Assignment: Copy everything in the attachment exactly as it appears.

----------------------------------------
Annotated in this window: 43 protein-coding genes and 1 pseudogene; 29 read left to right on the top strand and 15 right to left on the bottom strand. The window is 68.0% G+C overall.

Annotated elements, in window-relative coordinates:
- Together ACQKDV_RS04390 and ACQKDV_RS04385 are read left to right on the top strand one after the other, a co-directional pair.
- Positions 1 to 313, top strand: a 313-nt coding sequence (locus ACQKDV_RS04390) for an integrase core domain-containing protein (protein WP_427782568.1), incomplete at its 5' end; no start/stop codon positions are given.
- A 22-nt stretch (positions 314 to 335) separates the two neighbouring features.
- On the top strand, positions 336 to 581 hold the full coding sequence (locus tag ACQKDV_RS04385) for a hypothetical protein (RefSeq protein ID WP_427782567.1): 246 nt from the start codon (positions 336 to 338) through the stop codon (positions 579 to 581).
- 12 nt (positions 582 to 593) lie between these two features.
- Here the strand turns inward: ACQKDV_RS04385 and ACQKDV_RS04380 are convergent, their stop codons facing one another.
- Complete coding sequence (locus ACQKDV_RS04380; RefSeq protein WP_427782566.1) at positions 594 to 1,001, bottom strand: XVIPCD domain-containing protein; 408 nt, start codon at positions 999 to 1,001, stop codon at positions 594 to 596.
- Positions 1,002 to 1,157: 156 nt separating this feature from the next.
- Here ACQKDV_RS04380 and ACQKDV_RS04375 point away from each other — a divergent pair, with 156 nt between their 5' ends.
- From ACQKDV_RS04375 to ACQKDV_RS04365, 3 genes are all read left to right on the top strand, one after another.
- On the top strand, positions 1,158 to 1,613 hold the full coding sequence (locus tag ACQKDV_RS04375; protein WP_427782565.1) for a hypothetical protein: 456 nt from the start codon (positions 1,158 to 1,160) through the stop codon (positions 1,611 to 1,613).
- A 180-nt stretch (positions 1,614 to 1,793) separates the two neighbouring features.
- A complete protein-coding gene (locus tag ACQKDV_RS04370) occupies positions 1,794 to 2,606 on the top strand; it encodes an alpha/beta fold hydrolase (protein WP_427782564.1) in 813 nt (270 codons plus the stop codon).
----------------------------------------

Annotated in this window: 43 protein-coding genes and 1 pseudogene; 29 read left to right on the top strand and 15 right to left on the bottom strand. The window is 68.0% G+C overall.

Annotated elements, in window-relative coordinates:
- Together ACQKDV_RS04390 and ACQKDV_RS04385 are read left to right on the top strand one after the other, a co-directional pair.
- Positions 1 to 313, top strand: a 313-nt coding sequence (locus ACQKDV_RS04390) for an integrase core domain-containing protein (protein WP_427782568.1), incomplete at its 5' end; no start/stop codon positions are given.
- A 22-nt stretch (positions 314 to 335) separates the two neighbouring features.
- On the top strand, positions 336 to 581 hold the full coding sequence (locus tag ACQKDV_RS04385) for a hypothetical protein (RefSeq protein ID WP_427782567.1): 246 nt from the start codon (positions 336 to 338) through the stop codon (positions 579 to 581).
- 12 nt (positions 582 to 593) lie between these two features.
- Here the strand turns inward: ACQKDV_RS04385 and ACQKDV_RS04380 are convergent, their stop codons facing one another.
- Complete coding sequence (locus ACQKDV_RS04380; RefSeq protein WP_427782566.1) at positions 594 to 1,001, bottom strand: XVIPCD domain-containing protein; 408 nt, start codon at positions 999 to 1,001, stop codon at positions 594 to 596.
- Positions 1,002 to 1,157: 156 nt separating this feature from the next.
- Here ACQKDV_RS04380 and ACQKDV_RS04375 point away from each other — a divergent pair, with 156 nt between their 5' ends.
- From ACQKDV_RS04375 to ACQKDV_RS04365, 3 genes are all read left to right on the top strand, one after another.
- On the top strand, positions 1,158 to 1,613 hold the full coding sequence (locus tag ACQKDV_RS04375; protein WP_427782565.1) for a hypothetical protein: 456 nt from the start codon (positions 1,158 to 1,160) through the stop codon (positions 1,611 to 1,613).
- A 180-nt stretch (positions 1,614 to 1,793) separates the two neighbouring features.
- A complete protein-coding gene (locus tag ACQKDV_RS04370) occupies positions 1,794 to 2,606 on the top strand; it encodes an alpha/beta fold hydrolase (protein WP_427782564.1) in 813 nt (270 codons plus the stop codon).